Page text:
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Osteotomy

(Axis correction of O or X-legs)

Stage 4 of the treatment of osteoarthritis

A stronger deviation of the knee joint axis can be congenital or acquired.
A congenital X or O-leg, by one-sided load of a knee section can lead to its abrasion, meniscal and cartilage wear and damage.
In such cases - the patients are usually still young – of the occurrence of symptoms, an axis correction in addition to arthroscopic joint reconstruction should also be performed to prevent a greater wear of this hinge portion.
An acquired X or O-leg occurs most often due to a one-sided strong knee joint osteoarthritis: Often the O-leg formation in medial (inner) arthritis is to be observed, for example, after the previously frequent total meniscectomy.
In these cases - patients are usually already older - an axis correction must only be carried out if there is a stronger arthritis, and joint debridement including abrasion (see osteoarthritis) has not been successful even after six to twelve months.

Treatment principle

Body weight acting mainly on the one side of a hinge portion in the X or O-leg osteoarthritis is evenly distributed by osteotomy on both knee joint portions or transmitted through light (desired) overcorrection more on the healthy joint part. The relieved joint portion can now, supported by arthroscopic measures, cure or at least stop the further progression of osteoarthritis (fourth stage of osteoarthritis therapy). We always combine the adjustment with an arthroscopy. Before the adjustment, the healthy knee part is arthroscopically evaluated if the adjustment is actually possible (X-ray and MRI can quite often give false information – an adjustment would be disastrous if the other part also has severe joint damage). The transition can be combined with an abrasion, a mosaicplasty or an ACI – chondrocyte implantation.

The axis correction is made through a bone cut in the thigh section (X-leg), or lower leg (O-leg), a wedge of bone is removed accurately in accordance with the angle of the desired line and previously calculated correction.

The two bone parts are then brought into the desired angle, or after removal of the bone wedge united by osteosynthesis (bone mount) with a plate and screws.

These angle-stable plates are enormously stable and ease the bone mounting process. They allow a considerably rapid mobilization and a quick use of the operated leg.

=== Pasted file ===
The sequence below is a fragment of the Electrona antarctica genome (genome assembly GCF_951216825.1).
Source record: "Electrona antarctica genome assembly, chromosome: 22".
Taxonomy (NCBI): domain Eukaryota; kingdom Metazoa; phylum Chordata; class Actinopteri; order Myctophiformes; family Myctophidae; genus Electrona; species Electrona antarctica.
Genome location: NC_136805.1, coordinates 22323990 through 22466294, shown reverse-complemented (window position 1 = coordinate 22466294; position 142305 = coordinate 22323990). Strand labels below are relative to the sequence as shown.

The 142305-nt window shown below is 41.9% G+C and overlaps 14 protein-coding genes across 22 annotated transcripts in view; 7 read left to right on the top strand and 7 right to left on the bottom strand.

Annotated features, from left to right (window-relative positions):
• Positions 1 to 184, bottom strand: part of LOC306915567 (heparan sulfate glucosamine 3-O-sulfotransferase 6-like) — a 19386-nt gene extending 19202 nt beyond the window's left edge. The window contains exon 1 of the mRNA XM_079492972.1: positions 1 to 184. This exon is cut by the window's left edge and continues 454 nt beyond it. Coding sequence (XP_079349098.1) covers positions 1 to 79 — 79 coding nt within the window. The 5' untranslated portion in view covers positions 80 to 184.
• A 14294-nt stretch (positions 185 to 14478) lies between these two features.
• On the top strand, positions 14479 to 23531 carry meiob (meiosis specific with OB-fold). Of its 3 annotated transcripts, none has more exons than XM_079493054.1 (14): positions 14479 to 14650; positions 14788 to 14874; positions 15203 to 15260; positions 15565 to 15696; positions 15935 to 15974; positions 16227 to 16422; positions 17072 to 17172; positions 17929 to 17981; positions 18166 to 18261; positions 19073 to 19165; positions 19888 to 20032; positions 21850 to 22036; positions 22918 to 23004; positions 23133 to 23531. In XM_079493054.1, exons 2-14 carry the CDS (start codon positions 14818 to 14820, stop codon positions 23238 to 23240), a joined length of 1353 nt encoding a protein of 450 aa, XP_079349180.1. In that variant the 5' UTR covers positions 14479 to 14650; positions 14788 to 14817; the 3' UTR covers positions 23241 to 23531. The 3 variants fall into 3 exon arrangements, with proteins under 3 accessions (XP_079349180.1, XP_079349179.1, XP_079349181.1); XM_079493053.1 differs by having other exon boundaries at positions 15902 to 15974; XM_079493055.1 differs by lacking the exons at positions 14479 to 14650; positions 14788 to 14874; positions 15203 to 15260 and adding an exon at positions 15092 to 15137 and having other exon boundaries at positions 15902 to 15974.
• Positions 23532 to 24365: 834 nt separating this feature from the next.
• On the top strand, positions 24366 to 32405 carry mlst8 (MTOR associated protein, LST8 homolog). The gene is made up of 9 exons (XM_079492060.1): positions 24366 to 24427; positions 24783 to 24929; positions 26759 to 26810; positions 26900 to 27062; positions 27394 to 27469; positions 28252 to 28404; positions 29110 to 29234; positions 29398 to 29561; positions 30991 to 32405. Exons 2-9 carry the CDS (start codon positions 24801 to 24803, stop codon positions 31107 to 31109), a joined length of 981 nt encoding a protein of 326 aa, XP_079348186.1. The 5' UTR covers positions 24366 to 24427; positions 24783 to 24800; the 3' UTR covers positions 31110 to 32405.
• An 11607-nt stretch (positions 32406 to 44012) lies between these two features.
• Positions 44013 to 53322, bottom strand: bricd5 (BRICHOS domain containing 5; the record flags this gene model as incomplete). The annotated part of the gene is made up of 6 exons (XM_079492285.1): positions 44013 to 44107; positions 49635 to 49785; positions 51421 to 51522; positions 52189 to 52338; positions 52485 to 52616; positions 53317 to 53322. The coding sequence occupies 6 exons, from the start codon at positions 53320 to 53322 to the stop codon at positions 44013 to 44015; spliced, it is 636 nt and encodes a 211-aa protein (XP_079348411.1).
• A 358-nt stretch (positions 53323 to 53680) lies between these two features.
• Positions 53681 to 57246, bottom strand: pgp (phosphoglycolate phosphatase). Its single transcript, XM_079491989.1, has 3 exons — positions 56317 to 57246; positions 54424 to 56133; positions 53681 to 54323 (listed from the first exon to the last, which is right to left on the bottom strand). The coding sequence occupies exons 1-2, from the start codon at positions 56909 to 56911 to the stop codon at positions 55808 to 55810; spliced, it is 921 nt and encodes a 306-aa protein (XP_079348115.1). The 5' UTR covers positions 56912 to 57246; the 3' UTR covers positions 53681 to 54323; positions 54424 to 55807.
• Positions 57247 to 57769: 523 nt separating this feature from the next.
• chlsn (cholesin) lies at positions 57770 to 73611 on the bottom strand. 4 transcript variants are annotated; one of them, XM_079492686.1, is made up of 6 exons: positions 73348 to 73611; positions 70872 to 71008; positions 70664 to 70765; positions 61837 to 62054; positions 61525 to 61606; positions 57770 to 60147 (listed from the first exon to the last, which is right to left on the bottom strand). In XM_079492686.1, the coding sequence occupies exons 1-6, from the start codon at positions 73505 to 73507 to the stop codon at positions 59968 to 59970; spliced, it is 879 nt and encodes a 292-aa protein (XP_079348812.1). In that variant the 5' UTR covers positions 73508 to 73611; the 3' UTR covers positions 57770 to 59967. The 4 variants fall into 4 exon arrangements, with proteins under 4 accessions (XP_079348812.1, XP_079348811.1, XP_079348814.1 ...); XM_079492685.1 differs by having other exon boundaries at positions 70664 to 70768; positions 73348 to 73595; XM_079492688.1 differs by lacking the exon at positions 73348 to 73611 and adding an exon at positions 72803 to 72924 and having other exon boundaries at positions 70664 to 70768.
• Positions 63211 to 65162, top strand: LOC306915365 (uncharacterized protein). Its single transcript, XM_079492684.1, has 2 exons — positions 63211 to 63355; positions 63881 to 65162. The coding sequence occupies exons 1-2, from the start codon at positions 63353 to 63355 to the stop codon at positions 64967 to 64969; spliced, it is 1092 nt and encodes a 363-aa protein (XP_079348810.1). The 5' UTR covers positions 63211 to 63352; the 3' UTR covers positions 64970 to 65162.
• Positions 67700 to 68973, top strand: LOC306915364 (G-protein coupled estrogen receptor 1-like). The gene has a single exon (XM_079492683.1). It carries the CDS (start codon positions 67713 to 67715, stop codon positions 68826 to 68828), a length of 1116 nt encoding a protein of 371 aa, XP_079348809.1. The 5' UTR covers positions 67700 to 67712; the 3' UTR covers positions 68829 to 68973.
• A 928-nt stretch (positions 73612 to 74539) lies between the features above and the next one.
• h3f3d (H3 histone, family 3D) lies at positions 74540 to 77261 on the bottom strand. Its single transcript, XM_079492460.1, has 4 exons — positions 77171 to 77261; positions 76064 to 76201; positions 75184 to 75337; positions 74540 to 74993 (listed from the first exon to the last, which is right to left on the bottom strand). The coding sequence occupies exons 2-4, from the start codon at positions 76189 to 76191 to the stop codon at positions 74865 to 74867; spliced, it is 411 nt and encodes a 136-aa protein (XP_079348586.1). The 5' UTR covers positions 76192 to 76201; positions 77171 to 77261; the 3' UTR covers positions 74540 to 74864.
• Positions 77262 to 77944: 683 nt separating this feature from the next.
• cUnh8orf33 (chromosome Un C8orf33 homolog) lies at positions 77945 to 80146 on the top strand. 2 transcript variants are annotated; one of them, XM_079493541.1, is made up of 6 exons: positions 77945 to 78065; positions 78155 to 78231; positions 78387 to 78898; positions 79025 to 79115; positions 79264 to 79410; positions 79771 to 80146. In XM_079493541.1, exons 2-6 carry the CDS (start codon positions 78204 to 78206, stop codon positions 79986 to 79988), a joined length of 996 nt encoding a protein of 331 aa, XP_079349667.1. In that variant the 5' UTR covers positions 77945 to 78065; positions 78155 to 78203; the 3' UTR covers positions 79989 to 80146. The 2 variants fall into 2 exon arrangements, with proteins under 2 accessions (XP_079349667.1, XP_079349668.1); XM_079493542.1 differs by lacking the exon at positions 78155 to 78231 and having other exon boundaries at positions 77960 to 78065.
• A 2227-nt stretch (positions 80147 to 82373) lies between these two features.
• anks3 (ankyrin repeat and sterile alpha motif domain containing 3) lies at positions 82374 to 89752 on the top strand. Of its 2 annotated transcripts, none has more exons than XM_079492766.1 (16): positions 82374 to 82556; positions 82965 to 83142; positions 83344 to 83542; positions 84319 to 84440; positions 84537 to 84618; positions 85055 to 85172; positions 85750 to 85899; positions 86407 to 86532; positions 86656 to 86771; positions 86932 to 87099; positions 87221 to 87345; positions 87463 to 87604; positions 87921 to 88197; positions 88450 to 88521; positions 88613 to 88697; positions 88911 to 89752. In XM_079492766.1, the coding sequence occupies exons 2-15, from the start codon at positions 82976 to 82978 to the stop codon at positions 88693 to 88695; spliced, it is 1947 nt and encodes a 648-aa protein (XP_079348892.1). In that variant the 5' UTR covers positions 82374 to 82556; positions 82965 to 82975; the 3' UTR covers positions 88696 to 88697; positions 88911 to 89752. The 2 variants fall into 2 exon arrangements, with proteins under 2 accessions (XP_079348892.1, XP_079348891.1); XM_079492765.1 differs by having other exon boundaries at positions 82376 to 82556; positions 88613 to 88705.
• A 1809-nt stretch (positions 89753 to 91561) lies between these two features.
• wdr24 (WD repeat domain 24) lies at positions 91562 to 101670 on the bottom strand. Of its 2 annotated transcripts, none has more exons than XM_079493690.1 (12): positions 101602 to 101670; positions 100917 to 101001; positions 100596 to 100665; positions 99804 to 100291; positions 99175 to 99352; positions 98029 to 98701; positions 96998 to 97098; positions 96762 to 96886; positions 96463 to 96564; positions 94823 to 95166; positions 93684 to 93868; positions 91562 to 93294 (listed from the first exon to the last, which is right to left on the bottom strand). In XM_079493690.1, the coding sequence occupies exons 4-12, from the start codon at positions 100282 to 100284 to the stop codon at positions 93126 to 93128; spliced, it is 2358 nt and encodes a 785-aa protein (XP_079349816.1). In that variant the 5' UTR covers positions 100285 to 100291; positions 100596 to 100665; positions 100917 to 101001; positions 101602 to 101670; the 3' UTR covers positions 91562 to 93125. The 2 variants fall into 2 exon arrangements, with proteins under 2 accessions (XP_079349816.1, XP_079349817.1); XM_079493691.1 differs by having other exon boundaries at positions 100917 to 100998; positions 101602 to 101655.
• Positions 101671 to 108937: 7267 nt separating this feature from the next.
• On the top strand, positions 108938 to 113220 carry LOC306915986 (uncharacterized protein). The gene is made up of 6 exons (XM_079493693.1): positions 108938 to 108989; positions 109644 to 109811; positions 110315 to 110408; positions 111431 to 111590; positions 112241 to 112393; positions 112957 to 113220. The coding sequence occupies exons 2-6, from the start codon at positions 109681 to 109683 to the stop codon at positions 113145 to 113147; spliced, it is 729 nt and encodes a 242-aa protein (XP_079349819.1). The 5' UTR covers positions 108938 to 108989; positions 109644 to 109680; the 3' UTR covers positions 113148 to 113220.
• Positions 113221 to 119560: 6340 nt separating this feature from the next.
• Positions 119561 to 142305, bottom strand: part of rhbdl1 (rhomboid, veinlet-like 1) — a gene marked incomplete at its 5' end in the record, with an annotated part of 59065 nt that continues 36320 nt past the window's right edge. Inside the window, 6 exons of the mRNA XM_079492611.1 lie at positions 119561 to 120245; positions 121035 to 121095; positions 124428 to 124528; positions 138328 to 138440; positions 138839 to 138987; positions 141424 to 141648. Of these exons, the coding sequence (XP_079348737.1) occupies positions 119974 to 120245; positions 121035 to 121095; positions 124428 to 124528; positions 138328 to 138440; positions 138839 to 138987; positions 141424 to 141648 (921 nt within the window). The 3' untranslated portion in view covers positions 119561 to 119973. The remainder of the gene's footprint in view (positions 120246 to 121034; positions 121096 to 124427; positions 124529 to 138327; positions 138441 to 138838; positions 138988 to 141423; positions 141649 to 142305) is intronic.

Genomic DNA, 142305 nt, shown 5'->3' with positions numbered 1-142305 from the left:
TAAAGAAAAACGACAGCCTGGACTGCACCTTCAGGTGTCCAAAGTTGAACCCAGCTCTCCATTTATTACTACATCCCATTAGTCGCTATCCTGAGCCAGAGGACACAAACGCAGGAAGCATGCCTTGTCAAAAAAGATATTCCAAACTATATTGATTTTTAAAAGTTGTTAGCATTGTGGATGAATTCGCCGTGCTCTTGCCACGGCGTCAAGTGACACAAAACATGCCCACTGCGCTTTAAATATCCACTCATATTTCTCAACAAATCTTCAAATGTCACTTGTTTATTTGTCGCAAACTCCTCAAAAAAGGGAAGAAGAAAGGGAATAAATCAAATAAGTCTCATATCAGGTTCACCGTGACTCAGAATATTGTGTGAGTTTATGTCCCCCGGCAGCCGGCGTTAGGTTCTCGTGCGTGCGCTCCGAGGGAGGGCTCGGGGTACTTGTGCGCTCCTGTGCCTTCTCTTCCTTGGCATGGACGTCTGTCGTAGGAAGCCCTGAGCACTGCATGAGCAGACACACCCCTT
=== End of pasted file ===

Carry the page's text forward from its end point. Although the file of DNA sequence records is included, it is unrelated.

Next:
Aftercare

Until radiographically apparent bone healing (Durchbau) the leg should not be fully strained (two forearm crutches for four to six weeks). After about a week, depending on the progress of bone healing, partial strain is allowed to about 30 kg.

There is also an intensive physical therapy. After completed restoration of the bone the leg can be fully loaded again. The plate is removed in younger patients (or if it interferes) after about a year with a small intervention. Many patients do not request a plate removal, as it does not bother them.

Ability to work

The full working capacity for heavy physical work exists only after osteosynthesis, usually after three months. Office work is possible after 3-4 weeks.

Sports Ability

Sporting activities are dependent on the age, the extent of the cartilage damage and the degree of arthrosis and muscle performance. Please discuss with us before.

Results

The desired axis correction can be achieved in about 95 percent of cases.

Some patients may experience a loss of correction due to bone erosion.

The prognosis of the knee joint is very much dependent on the degree of internal knee damage (see results in the sections cartilage damage and osteoarthritis).

Complications

Any operation on the bone can theoretically cause a bone suppuration, although it occurs very rarely. Fortunately, with our patients, no case has yet occurred.

In about 2 to 3 percent of the cases, a bone healing (bone restoration) can fail, so that a renewed osteosynthesis (bone mount) after the "freshening" of the osteotomy must be performed.

With some patients, as a result of bone sintering a correction loss occurs, which, if it does not exceed a certain amount, can be tolerated. In case of a greater correction failure a further operation must be made.

Through the new locking plates, the latter two complications have become very rare.

Left: Before the operation, an O-leg with a narrowing of the inside joint space (arrows).

Right: Through the osteotomy an intentional slight X-leg.

Bone assembly (osteosynthesis) having a plate and two screws.

The inner joint space is much larger (arrows).

The sick (inner) area is relieved.

The healthy (outer) area is loaded.


An X-leg is corrected due to mechanical reasons at the thigh. The principle is the same.

Left: X-leg

Right: After the adjustment a normal leg axis.